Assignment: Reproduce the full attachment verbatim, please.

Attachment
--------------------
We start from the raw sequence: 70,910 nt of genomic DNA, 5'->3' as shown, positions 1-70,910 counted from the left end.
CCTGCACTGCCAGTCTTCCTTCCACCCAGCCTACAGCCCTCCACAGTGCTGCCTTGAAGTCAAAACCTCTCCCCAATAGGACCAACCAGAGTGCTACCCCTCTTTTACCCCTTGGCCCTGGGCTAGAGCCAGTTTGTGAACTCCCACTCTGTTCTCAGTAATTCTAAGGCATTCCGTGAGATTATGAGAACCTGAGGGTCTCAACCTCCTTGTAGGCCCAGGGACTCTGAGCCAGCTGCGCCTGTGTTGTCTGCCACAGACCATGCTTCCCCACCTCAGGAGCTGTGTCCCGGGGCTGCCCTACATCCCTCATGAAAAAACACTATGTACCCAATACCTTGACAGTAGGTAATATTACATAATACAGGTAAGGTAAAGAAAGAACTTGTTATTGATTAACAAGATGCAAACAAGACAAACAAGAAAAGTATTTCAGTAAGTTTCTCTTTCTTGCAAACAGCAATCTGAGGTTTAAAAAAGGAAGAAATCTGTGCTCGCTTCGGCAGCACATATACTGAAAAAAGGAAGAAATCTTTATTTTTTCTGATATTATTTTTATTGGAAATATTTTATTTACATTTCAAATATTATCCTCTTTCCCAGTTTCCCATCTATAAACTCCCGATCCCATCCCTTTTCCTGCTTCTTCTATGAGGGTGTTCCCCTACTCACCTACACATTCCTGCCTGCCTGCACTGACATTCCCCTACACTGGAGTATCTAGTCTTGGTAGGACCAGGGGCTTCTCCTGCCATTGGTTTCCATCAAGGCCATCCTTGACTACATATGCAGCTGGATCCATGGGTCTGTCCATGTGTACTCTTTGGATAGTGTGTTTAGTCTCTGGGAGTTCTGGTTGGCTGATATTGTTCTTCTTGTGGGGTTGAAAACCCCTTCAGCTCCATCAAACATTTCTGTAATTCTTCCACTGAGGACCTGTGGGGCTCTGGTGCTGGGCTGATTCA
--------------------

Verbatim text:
We start from the raw sequence: 70,910 nt of genomic DNA, 5'->3' as shown, positions 1-70,910 counted from the left end.
CCTGCACTGCCAGTCTTCCTTCCACCCAGCCTACAGCCCTCCACAGTGCTGCCTTGAAGTCAAAACCTCTCCCCAATAGGACCAACCAGAGTGCTACCCCTCTTTTACCCCTTGGCCCTGGGCTAGAGCCAGTTTGTGAACTCCCACTCTGTTCTCAGTAATTCTAAGGCATTCCGTGAGATTATGAGAACCTGAGGGTCTCAACCTCCTTGTAGGCCCAGGGACTCTGAGCCAGCTGCGCCTGTGTTGTCTGCCACAGACCATGCTTCCCCACCTCAGGAGCTGTGTCCCGGGGCTGCCCTACATCCCTCATGAAAAAACACTATGTACCCAATACCTTGACAGTAGGTAATATTACATAATACAGGTAAGGTAAAGAAAGAACTTGTTATTGATTAACAAGATGCAAACAAGACAAACAAGAAAAGTATTTCAGTAAGTTTCTCTTTCTTGCAAACAGCAATCTGAGGTTTAAAAAAGGAAGAAATCTGTGCTCGCTTCGGCAGCACATATACTGAAAAAAGGAAGAAATCTTTATTTTTTCTGATATTATTTTTATTGGAAATATTTTATTTACATTTCAAATATTATCCTCTTTCCCAGTTTCCCATCTATAAACTCCCGATCCCATCCCTTTTCCTGCTTCTTCTATGAGGGTGTTCCCCTACTCACCTACACATTCCTGCCTGCCTGCACTGACATTCCCCTACACTGGAGTATCTAGTCTTGGTAGGACCAGGGGCTTCTCCTGCCATTGGTTTCCATCAAGGCCATCCTTGACTACATATGCAGCTGGATCCATGGGTCTGTCCATGTGTACTCTTTGGATAGTGTGTTTAGTCTCTGGGAGTTCTGGTTGGCTGATATTGTTCTTCTTGTGGGGTTGAAAACCCCTTCAGCTCCATCAAACATTTCTGTAATTCTTCCACTGAGGACCTGTGGGGCTCTGGTGCTGGGCTGATTCA